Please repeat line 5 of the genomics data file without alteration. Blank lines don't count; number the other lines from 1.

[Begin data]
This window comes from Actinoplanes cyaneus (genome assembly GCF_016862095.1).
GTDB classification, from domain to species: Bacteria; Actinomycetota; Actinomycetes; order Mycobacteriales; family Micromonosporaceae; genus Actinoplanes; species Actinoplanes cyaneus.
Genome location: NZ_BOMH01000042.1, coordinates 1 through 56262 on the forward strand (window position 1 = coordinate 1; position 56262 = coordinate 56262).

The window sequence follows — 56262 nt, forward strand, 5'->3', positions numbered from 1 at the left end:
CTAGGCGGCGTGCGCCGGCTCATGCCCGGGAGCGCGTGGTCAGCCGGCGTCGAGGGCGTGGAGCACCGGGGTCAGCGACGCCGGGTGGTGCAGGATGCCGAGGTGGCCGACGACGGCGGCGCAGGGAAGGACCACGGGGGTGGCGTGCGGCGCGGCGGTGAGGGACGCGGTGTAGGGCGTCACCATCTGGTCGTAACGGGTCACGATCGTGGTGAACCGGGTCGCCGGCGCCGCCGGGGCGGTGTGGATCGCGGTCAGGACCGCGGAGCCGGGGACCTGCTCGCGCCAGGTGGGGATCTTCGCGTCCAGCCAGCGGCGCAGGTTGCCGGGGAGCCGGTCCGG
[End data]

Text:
CTAGGCGGCGTGCGCCGGCTCATGCCCGGGAGCGCGTGGTCAGCCGGCGTCGAGGGCGTGGAGCACCGGGGTCAGCGACGCCGGGTGGTGCAGGATGCCGAGGTGGCCGACGACGGCGGCGCAGGGAAGGACCACGGGGGTGGCGTGCGGCGCGGCGGTGAGGGACGCGGTGTAGGGCGTCACCATCTGGTCGTAACGGGTCACGATCGTGGTGAACCGGGTCGCCGGCGCCGCCGGGGCGGTGTGGATCGCGGTCAGGACCGCGGAGCCGGGGACCTGCTCGCGCCAGGTGGGGATCTTCGCGTCCAGCCAGCGGCGCAGGTTGCCGGGGAGCCGGTCCGG